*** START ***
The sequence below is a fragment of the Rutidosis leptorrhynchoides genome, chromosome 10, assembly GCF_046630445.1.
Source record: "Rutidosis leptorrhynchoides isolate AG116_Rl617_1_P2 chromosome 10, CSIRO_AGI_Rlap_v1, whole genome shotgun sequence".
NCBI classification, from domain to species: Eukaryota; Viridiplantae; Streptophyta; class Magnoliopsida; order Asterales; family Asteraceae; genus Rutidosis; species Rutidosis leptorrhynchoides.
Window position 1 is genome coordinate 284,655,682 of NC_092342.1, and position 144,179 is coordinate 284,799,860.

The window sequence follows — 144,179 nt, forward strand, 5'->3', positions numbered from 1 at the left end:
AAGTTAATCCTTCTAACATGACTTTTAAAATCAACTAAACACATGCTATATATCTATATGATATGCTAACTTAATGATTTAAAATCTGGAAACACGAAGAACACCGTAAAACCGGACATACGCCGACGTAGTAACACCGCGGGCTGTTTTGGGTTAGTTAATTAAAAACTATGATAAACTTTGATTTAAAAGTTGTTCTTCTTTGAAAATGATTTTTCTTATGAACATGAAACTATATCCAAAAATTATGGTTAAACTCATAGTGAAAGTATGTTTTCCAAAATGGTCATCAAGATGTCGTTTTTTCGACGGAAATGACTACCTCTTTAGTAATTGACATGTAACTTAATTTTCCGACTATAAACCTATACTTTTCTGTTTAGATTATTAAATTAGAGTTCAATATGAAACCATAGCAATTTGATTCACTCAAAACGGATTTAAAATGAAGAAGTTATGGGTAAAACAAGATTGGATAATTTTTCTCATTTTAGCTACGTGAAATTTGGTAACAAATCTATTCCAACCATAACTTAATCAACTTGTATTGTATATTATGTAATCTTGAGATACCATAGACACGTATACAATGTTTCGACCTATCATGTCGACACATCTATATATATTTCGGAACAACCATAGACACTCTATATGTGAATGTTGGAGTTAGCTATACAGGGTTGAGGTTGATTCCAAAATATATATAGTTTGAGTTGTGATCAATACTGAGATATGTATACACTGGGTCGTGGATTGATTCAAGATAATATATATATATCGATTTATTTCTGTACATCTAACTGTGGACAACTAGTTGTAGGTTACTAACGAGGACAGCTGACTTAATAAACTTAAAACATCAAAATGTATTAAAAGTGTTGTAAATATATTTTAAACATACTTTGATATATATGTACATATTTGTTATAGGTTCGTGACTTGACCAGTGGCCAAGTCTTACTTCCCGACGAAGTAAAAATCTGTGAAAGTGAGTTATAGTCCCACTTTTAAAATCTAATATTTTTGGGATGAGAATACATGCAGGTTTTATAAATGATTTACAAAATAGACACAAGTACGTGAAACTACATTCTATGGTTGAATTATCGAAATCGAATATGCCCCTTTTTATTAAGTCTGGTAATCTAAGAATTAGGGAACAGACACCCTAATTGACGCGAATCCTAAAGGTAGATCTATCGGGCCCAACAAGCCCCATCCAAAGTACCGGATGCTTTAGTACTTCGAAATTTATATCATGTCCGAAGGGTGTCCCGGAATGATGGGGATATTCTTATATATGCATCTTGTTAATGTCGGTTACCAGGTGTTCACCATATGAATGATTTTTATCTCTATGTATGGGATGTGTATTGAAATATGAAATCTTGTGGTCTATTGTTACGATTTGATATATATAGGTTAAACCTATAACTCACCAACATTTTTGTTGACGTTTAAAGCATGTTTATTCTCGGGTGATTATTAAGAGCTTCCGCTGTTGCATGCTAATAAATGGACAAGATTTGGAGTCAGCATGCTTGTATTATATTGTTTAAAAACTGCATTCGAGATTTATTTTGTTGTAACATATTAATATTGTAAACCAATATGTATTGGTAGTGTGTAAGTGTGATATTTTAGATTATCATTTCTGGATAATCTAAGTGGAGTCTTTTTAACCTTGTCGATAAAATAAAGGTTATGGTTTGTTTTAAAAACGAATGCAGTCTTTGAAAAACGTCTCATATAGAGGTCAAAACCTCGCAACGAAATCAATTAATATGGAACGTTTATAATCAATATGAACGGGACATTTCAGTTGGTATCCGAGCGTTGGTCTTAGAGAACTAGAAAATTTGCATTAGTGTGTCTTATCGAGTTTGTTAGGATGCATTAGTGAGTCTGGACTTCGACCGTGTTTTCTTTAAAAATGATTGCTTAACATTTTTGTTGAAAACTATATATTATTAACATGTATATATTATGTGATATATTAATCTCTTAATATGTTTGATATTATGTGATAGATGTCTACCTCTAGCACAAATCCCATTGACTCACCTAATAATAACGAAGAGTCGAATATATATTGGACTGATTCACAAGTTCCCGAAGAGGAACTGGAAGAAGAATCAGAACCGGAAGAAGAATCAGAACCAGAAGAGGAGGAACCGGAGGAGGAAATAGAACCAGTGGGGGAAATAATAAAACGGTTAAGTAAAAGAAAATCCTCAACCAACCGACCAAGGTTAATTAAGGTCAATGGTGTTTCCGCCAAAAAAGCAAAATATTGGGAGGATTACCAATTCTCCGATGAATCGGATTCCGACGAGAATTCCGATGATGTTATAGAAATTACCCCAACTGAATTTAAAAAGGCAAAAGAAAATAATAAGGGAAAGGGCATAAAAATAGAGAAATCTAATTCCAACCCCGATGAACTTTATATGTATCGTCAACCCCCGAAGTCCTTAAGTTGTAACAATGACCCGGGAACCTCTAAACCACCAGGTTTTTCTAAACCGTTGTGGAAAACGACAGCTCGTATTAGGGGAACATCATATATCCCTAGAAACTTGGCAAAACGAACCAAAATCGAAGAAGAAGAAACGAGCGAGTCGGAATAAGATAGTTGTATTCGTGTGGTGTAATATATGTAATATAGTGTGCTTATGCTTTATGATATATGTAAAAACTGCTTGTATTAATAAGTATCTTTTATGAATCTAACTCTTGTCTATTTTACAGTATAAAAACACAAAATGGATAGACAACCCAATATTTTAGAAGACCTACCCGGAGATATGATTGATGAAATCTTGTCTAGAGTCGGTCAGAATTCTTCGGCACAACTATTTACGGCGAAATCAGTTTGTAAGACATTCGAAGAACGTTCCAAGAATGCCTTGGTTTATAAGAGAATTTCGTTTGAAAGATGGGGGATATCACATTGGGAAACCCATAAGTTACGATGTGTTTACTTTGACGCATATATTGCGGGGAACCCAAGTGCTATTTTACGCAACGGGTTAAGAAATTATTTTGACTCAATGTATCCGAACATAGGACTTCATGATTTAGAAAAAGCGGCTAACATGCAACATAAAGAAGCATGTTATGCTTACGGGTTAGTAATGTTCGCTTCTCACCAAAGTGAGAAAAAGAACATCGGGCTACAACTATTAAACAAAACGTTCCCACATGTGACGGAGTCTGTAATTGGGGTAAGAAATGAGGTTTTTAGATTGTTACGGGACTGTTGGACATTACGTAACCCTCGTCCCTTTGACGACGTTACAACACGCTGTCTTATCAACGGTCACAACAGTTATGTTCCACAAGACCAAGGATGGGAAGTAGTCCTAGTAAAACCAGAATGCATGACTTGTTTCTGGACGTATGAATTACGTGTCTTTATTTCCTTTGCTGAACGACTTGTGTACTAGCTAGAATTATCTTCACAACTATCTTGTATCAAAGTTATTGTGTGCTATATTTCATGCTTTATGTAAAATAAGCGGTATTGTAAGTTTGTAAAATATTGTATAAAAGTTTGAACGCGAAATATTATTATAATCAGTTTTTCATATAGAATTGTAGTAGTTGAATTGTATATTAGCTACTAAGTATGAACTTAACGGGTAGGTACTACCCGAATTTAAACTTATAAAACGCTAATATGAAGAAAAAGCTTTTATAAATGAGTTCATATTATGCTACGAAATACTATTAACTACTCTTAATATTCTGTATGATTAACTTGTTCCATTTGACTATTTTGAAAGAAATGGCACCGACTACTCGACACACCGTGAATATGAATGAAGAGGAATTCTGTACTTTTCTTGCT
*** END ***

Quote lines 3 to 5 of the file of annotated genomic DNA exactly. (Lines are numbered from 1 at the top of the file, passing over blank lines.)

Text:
NCBI classification, from domain to species: Eukaryota; Viridiplantae; Streptophyta; class Magnoliopsida; order Asterales; family Asteraceae; genus Rutidosis; species Rutidosis leptorrhynchoides.
Window position 1 is genome coordinate 284,655,682 of NC_092342.1, and position 144,179 is coordinate 284,799,860.

The window sequence follows — 144,179 nt, forward strand, 5'->3', positions numbered from 1 at the left end: